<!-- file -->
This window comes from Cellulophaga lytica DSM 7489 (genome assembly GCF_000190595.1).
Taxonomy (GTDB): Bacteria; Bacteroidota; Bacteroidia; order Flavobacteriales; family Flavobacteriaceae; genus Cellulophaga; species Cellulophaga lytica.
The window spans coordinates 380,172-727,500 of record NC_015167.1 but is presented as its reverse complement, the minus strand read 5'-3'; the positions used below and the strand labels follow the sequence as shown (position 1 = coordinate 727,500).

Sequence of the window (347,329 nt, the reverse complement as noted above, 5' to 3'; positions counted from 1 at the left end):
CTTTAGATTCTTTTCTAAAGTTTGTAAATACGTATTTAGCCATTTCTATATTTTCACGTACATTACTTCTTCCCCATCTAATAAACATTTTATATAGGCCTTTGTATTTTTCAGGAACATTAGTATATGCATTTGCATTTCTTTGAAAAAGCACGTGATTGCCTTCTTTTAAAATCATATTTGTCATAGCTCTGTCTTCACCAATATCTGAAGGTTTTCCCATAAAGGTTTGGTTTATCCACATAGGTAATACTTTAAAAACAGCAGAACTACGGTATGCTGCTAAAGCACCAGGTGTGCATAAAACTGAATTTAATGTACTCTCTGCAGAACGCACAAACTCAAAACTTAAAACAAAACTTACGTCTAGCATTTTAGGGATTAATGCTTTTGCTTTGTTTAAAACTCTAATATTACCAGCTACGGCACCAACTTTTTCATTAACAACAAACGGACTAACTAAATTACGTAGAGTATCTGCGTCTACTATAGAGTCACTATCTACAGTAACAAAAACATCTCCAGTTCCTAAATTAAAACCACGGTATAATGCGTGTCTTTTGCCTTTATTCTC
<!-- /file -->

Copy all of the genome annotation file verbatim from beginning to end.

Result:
This window comes from Cellulophaga lytica DSM 7489 (genome assembly GCF_000190595.1).
Taxonomy (GTDB): Bacteria; Bacteroidota; Bacteroidia; order Flavobacteriales; family Flavobacteriaceae; genus Cellulophaga; species Cellulophaga lytica.
The window spans coordinates 380,172-727,500 of record NC_015167.1 but is presented as its reverse complement, the minus strand read 5'-3'; the positions used below and the strand labels follow the sequence as shown (position 1 = coordinate 727,500).

Sequence of the window (347,329 nt, the reverse complement as noted above, 5' to 3'; positions counted from 1 at the left end):
CTTTAGATTCTTTTCTAAAGTTTGTAAATACGTATTTAGCCATTTCTATATTTTCACGTACATTACTTCTTCCCCATCTAATAAACATTTTATATAGGCCTTTGTATTTTTCAGGAACATTAGTATATGCATTTGCATTTCTTTGAAAAAGCACGTGATTGCCTTCTTTTAAAATCATATTTGTCATAGCTCTGTCTTCACCAATATCTGAAGGTTTTCCCATAAAGGTTTGGTTTATCCACATAGGTAATACTTTAAAAACAGCAGAACTACGGTATGCTGCTAAAGCACCAGGTGTGCATAAAACTGAATTTAATGTACTCTCTGCAGAACGCACAAACTCAAAACTTAAAACAAAACTTACGTCTAGCATTTTAGGGATTAATGCTTTTGCTTTGTTTAAAACTCTAATATTACCAGCTACGGCACCAACTTTTTCATTAACAACAAACGGACTAACTAAATTACGTAGAGTATCTGCGTCTACTATAGAGTCACTATCTACAGTAACAAAAACATCTCCAGTTCCTAAATTAAAACCACGGTATAATGCGTGTCTTTTGCCTTTATTCTC